Beautiful view and sunset on the way up to the Pulpit Rock, Preikestolen, Norway

Beautiful view and sunset on the way up to the Pulpit Rock.

I had prepared myself for almost everything. Dry change of clothes to the top as well as warmer clothes. Sleeping bag, sleeping mat, toilet paper and a bag to bring the trash down again, wet wipes, and a little bit of wine to celebrate when we reached the top. But the mosquitoes took me off guard. Unfortunately, mosquitoes love me, while I hate them! Luckily, my extra warm clothes included both a hat and a cloth to cover my neck, so I managed to slightly reduce the damage. Yet they succeeded sneaking in between, leaving approximately 30 mosquito bites only in my face, leaving me to look like a pimply teenager. Makes my appearance younger then, at least! Every cloud has a silver lining. Or something like that … I can only hope that development stops and do not bring me back to the year 1349…

Let’s get back to the beautiful. Our camp site for the night was slightly higher than the Pulpit Rock, a little away from the other peers who stayed outdoors. Since we are approaching midsummer, it was not ever really dark, it went gradually from sunset to sunrise. The latter colored the mountainside and trees golden, and the rays of the sun warmed both the morning dew and the early birds.

Sunrise over the Pulpit Rock, Preikestolen, Norway

Sunrise over the Pulpit Rock.

Down at the Pulpit Rock plateau, I felt the fearing sensation when I peeked over the edge. 604 meters down, the azure Lysefjord looked dead calm. I sat down and enjoyed the view. And the silence. Even the hum of mosquitoes around my ears had subsided. A magical moment!
The Pulpit Rock is glowing! Preikestolen, Norway

Fearful joy! Great view from the Pulpit Rock, Preikestolen, Norway

Fearful joy!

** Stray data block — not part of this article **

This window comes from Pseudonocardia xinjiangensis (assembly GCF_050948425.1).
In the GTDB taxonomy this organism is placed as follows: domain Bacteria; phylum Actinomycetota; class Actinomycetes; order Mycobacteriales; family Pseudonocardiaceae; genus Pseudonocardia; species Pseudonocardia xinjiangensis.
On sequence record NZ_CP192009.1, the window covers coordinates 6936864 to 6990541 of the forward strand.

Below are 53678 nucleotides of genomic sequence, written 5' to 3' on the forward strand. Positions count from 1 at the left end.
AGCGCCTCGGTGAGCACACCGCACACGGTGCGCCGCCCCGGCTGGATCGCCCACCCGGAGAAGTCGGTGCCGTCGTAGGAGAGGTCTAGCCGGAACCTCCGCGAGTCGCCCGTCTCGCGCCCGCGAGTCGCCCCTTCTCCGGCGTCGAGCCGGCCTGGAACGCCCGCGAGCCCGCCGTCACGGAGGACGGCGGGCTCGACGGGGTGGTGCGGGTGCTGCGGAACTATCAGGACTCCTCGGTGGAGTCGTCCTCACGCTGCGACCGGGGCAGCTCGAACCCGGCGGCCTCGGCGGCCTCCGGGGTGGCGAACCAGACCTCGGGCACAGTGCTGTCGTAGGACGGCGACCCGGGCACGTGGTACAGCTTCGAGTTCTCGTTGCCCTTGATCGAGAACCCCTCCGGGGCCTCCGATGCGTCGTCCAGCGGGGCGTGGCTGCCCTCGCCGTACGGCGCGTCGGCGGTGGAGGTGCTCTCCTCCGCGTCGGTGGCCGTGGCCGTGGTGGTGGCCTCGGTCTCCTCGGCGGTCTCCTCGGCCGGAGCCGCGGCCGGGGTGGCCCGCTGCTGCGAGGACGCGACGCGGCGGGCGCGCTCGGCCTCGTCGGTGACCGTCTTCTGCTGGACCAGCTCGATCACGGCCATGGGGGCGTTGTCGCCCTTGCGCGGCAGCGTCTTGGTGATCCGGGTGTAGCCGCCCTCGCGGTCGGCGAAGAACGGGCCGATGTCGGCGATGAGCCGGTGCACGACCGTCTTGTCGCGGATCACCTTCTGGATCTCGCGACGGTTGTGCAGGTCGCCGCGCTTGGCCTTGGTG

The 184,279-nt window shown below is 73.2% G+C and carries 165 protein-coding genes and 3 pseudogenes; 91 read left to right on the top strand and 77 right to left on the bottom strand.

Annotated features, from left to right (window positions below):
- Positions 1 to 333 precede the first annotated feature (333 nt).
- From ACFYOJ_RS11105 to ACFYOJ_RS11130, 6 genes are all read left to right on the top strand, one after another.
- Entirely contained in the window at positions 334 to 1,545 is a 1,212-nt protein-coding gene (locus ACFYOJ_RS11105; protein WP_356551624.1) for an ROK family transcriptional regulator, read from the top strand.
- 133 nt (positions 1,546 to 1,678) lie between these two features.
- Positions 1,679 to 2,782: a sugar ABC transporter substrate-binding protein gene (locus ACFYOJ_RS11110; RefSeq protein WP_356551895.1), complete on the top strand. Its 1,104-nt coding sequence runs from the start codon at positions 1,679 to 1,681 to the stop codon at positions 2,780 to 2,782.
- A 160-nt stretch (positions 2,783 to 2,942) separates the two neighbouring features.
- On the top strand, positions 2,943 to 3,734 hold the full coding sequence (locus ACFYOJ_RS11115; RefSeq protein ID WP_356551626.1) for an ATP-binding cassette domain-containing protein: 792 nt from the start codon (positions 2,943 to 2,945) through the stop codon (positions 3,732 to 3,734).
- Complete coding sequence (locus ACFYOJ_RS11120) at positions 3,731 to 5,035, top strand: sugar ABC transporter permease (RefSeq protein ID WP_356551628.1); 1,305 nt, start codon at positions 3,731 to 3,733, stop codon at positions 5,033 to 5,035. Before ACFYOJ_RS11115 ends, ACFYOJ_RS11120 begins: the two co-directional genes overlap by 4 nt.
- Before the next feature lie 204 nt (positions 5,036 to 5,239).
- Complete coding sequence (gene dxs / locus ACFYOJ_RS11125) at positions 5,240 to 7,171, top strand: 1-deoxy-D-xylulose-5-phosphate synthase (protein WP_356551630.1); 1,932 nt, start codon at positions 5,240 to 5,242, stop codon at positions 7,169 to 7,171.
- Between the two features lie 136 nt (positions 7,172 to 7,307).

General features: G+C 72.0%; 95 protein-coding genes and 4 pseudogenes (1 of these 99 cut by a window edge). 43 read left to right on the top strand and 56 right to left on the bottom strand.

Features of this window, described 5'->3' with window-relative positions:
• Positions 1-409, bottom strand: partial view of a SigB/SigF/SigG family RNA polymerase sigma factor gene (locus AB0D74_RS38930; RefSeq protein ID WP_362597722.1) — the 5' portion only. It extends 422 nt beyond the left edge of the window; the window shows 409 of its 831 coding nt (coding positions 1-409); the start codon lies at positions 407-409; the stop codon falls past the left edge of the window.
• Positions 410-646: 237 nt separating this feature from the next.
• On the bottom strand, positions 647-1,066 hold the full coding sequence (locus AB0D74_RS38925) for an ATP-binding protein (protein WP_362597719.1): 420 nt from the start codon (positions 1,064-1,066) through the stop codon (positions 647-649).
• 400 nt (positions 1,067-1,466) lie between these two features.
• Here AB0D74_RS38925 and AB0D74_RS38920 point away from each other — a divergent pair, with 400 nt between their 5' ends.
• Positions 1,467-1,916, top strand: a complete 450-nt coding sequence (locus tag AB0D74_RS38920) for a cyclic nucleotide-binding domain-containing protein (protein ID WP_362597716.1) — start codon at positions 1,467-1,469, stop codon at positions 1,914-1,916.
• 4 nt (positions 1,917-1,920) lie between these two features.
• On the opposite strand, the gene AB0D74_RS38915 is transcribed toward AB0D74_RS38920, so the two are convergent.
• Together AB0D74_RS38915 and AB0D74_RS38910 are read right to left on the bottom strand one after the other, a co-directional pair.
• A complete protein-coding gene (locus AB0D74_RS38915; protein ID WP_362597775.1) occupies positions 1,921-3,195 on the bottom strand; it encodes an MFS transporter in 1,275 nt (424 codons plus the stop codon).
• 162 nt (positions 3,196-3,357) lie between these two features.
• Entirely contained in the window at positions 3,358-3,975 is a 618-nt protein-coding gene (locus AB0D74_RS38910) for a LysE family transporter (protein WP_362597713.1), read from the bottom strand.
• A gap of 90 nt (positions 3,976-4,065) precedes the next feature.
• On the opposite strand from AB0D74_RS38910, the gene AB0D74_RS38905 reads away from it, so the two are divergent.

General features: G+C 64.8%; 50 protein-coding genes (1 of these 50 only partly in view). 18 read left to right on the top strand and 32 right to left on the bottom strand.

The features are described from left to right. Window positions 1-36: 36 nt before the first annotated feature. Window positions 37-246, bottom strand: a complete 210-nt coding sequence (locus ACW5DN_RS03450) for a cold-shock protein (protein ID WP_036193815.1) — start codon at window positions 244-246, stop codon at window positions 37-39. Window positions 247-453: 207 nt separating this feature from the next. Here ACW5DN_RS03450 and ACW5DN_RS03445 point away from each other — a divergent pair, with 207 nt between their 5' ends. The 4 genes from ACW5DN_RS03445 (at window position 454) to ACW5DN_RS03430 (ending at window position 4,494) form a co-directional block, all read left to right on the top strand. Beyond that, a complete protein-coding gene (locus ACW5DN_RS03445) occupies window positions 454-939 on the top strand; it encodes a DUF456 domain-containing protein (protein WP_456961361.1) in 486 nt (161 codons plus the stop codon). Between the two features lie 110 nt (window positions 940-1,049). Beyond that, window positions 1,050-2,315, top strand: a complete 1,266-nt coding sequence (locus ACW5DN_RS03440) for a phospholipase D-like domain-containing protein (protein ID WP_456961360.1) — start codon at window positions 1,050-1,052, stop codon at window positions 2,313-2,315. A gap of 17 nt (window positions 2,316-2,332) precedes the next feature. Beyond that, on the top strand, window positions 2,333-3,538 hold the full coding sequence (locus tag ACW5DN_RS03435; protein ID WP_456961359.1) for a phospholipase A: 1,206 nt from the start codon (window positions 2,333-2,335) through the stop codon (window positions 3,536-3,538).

Sensation of freedom at the Pulpit Rock, Preikestolen, Norway

The walk down was easier. Since we chose to go to the little hill to the right of the Pulpit Rock to get the view, we went a different way than the fine trail, but I think it’s a nice combination.

The sun was shining and the birds twittering. A wave of happiness washes through my body, and outshines the feeling of soreness in my legs.

Down at Preikestolshytten, you can buy the breakfast buffet, but since time began to run out, we went for the packed lunch offer instead, and packed a real Norwegian lunch including liver pate. Nice to enjoy in the sun before our next adventure started.

Rødne offers fjord cruise on the Lysefjord, so of course we had to try that as well. Since we were already at the “Pulpit Rock side” we chose to be picked up at Lysefjordsenteret by Oanes.

The boat ride through the narrow fjord has a nice balance of informative guiding and silence to enjoy nature. And performances of music by the Grieg’s “Hall of the Mountain King” and “Nocturne” by Secret Garden. It was a bit strange to see Pulpit Rock loom high above us, and think that I myself had sat up there, swinging my legs over the edge just hours earlier. Although the water was relatively flat, the national romantic waves came continuously.

The only thing missing was a Kvikk Lunch chocolate, but fortunately, they had a kiosk on board…

Hengjanefossen waterfall in Lysefjorden

Hengjanefossen waterfall .

The Pulpit Rock is looming high up there. Preikestolen, Norway

The Pulpit Rock is looming high up there.

Take the ferry over from Fiskepiren in Stavanger to Tau. From here, both Tide Reiser and Boreal offer bus up to Preikestolshytten, which is the starting point for the hike. Buy either single or return ticket. We stayed overnight outdoor up by the Pulpit Rock, but it is also accommodation at Preikestolshytten, in various price ranges.

The hike takes about 2 hours each way, and naturally depends on physical fitness.

If you wish to do the sunrise hike to the Pulpit Rock followed by a fjord cruise on the Lysefjord, Pelles reiser drive a minibus from Preikestolshytten to Oanes ferry quay. From there it is only a few minutes walk to Lysefjordsenteret, where it is possible to be picked up. Fjord cruise on the Lysefjord concludes in Stavanger.

800 stairs towards heaven

Or in my case – to hell!

Walking (I definitely did not run, like many others) 315,5 meters more or less straight up can be quite painful. At least unless you are very fit.

Walkng up Stoltzekleiven in Bergen

Going up, up, up!